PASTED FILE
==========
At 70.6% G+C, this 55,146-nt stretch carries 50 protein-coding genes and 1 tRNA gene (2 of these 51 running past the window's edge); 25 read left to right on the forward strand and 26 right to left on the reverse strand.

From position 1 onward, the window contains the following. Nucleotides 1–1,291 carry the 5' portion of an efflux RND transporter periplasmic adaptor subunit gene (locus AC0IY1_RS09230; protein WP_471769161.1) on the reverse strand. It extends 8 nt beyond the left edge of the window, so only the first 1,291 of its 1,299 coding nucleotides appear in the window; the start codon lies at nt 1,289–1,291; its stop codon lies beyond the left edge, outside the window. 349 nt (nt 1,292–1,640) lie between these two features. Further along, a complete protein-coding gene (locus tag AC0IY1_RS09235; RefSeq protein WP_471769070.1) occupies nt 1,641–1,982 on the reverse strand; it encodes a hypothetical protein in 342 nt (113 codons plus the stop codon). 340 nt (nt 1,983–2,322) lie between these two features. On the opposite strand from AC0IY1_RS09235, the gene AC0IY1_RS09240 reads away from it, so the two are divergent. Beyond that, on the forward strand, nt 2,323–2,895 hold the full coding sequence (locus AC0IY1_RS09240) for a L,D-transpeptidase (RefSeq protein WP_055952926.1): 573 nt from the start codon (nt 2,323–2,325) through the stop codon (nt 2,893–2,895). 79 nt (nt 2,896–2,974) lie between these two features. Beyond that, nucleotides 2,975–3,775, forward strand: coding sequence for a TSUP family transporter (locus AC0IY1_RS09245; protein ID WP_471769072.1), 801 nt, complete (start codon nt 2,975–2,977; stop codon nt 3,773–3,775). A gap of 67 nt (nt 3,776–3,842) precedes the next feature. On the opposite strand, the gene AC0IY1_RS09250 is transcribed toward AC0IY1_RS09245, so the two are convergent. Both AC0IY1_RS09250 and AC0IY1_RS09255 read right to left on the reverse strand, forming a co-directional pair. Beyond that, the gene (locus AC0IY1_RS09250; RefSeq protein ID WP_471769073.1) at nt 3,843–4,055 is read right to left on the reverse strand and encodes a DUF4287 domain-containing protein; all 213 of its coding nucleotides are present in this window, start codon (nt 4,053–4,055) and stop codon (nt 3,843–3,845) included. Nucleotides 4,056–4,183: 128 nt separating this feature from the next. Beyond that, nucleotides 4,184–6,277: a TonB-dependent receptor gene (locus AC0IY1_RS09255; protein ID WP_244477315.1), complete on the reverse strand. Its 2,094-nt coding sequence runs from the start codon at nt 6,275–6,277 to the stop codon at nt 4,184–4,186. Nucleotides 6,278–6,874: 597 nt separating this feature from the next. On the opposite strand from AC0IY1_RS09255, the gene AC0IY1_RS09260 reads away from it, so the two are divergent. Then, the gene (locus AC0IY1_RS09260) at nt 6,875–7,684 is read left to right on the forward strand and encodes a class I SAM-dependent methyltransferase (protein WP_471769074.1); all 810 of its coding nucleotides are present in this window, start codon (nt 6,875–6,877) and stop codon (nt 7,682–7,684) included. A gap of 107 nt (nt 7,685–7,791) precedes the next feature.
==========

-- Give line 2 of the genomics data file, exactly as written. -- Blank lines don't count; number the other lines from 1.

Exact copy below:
From position 1 onward, the window contains the following. Nucleotides 1–1,291 carry the 5' portion of an efflux RND transporter periplasmic adaptor subunit gene (locus AC0IY1_RS09230; protein WP_471769161.1) on the reverse strand. It extends 8 nt beyond the left edge of the window, so only the first 1,291 of its 1,299 coding nucleotides appear in the window; the start codon lies at nt 1,289–1,291; its stop codon lies beyond the left edge, outside the window. 349 nt (nt 1,292–1,640) lie between these two features. Further along, a complete protein-coding gene (locus tag AC0IY1_RS09235; RefSeq protein WP_471769070.1) occupies nt 1,641–1,982 on the reverse strand; it encodes a hypothetical protein in 342 nt (113 codons plus the stop codon). 340 nt (nt 1,983–2,322) lie between these two features. On the opposite strand from AC0IY1_RS09235, the gene AC0IY1_RS09240 reads away from it, so the two are divergent. Beyond that, on the forward strand, nt 2,323–2,895 hold the full coding sequence (locus AC0IY1_RS09240) for a L,D-transpeptidase (RefSeq protein WP_055952926.1): 573 nt from the start codon (nt 2,323–2,325) through the stop codon (nt 2,893–2,895). 79 nt (nt 2,896–2,974) lie between these two features. Beyond that, nucleotides 2,975–3,775, forward strand: coding sequence for a TSUP family transporter (locus AC0IY1_RS09245; protein ID WP_471769072.1), 801 nt, complete (start codon nt 2,975–2,977; stop codon nt 3,773–3,775). A gap of 67 nt (nt 3,776–3,842) precedes the next feature. On the opposite strand, the gene AC0IY1_RS09250 is transcribed toward AC0IY1_RS09245, so the two are convergent. Both AC0IY1_RS09250 and AC0IY1_RS09255 read right to left on the reverse strand, forming a co-directional pair. Beyond that, the gene (locus AC0IY1_RS09250; RefSeq protein ID WP_471769073.1) at nt 3,843–4,055 is read right to left on the reverse strand and encodes a DUF4287 domain-containing protein; all 213 of its coding nucleotides are present in this window, start codon (nt 4,053–4,055) and stop codon (nt 3,843–3,845) included. Nucleotides 4,056–4,183: 128 nt separating this feature from the next. Beyond that, nucleotides 4,184–6,277: a TonB-dependent receptor gene (locus AC0IY1_RS09255; protein ID WP_244477315.1), complete on the reverse strand. Its 2,094-nt coding sequence runs from the start codon at nt 6,275–6,277 to the stop codon at nt 4,184–4,186. Nucleotides 6,278–6,874: 597 nt separating this feature from the next. On the opposite strand from AC0IY1_RS09255, the gene AC0IY1_RS09260 reads away from it, so the two are divergent. Then, the gene (locus AC0IY1_RS09260) at nt 6,875–7,684 is read left to right on the forward strand and encodes a class I SAM-dependent methyltransferase (protein WP_471769074.1); all 810 of its coding nucleotides are present in this window, start codon (nt 6,875–6,877) and stop codon (nt 7,682–7,684) included. A gap of 107 nt (nt 7,685–7,791) precedes the next feature.